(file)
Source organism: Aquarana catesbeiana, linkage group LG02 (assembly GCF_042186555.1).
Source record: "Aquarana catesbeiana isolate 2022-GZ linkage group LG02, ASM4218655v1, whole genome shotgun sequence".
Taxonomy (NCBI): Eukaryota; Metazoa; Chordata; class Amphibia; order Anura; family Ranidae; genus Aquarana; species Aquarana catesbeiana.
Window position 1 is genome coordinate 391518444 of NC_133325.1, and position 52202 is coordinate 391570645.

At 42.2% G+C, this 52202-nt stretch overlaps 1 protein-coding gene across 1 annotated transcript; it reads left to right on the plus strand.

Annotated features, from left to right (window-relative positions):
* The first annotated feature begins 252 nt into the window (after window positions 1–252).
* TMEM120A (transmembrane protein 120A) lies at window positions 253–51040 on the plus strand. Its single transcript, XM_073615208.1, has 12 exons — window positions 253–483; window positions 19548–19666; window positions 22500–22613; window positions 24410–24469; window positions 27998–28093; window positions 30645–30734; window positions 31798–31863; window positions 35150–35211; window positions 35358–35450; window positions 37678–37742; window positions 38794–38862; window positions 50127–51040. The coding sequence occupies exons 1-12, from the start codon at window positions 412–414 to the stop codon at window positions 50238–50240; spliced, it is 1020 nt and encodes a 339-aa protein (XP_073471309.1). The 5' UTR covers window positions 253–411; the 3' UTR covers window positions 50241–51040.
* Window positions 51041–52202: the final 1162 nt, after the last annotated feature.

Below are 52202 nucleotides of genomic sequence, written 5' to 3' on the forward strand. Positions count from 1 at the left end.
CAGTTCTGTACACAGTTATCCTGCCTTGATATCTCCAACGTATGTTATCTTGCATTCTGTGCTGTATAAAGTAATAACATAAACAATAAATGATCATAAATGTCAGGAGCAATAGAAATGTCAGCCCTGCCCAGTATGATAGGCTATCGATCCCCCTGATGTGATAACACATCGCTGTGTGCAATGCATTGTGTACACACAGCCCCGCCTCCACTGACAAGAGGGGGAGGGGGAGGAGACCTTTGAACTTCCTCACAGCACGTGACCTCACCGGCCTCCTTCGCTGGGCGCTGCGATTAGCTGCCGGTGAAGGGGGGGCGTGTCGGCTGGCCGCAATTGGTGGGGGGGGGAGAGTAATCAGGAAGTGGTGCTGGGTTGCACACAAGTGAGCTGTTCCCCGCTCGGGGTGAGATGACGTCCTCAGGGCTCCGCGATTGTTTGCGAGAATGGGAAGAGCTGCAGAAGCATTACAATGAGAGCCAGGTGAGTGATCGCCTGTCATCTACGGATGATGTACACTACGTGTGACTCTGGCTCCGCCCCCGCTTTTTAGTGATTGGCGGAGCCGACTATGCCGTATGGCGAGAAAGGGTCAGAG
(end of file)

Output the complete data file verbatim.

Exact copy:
Source organism: Aquarana catesbeiana, linkage group LG02 (assembly GCF_042186555.1).
Source record: "Aquarana catesbeiana isolate 2022-GZ linkage group LG02, ASM4218655v1, whole genome shotgun sequence".
Taxonomy (NCBI): Eukaryota; Metazoa; Chordata; class Amphibia; order Anura; family Ranidae; genus Aquarana; species Aquarana catesbeiana.
Window position 1 is genome coordinate 391518444 of NC_133325.1, and position 52202 is coordinate 391570645.

At 42.2% G+C, this 52202-nt stretch overlaps 1 protein-coding gene across 1 annotated transcript; it reads left to right on the plus strand.

Annotated features, from left to right (window-relative positions):
* The first annotated feature begins 252 nt into the window (after window positions 1–252).
* TMEM120A (transmembrane protein 120A) lies at window positions 253–51040 on the plus strand. Its single transcript, XM_073615208.1, has 12 exons — window positions 253–483; window positions 19548–19666; window positions 22500–22613; window positions 24410–24469; window positions 27998–28093; window positions 30645–30734; window positions 31798–31863; window positions 35150–35211; window positions 35358–35450; window positions 37678–37742; window positions 38794–38862; window positions 50127–51040. The coding sequence occupies exons 1-12, from the start codon at window positions 412–414 to the stop codon at window positions 50238–50240; spliced, it is 1020 nt and encodes a 339-aa protein (XP_073471309.1). The 5' UTR covers window positions 253–411; the 3' UTR covers window positions 50241–51040.
* Window positions 51041–52202: the final 1162 nt, after the last annotated feature.

Below are 52202 nucleotides of genomic sequence, written 5' to 3' on the forward strand. Positions count from 1 at the left end.
CAGTTCTGTACACAGTTATCCTGCCTTGATATCTCCAACGTATGTTATCTTGCATTCTGTGCTGTATAAAGTAATAACATAAACAATAAATGATCATAAATGTCAGGAGCAATAGAAATGTCAGCCCTGCCCAGTATGATAGGCTATCGATCCCCCTGATGTGATAACACATCGCTGTGTGCAATGCATTGTGTACACACAGCCCCGCCTCCACTGACAAGAGGGGGAGGGGGAGGAGACCTTTGAACTTCCTCACAGCACGTGACCTCACCGGCCTCCTTCGCTGGGCGCTGCGATTAGCTGCCGGTGAAGGGGGGGCGTGTCGGCTGGCCGCAATTGGTGGGGGGGGGAGAGTAATCAGGAAGTGGTGCTGGGTTGCACACAAGTGAGCTGTTCCCCGCTCGGGGTGAGATGACGTCCTCAGGGCTCCGCGATTGTTTGCGAGAATGGGAAGAGCTGCAGAAGCATTACAATGAGAGCCAGGTGAGTGATCGCCTGTCATCTACGGATGATGTACACTACGTGTGACTCTGGCTCCGCCCCCGCTTTTTAGTGATTGGCGGAGCCGACTATGCCGTATGGCGAGAAAGGGTCAGAG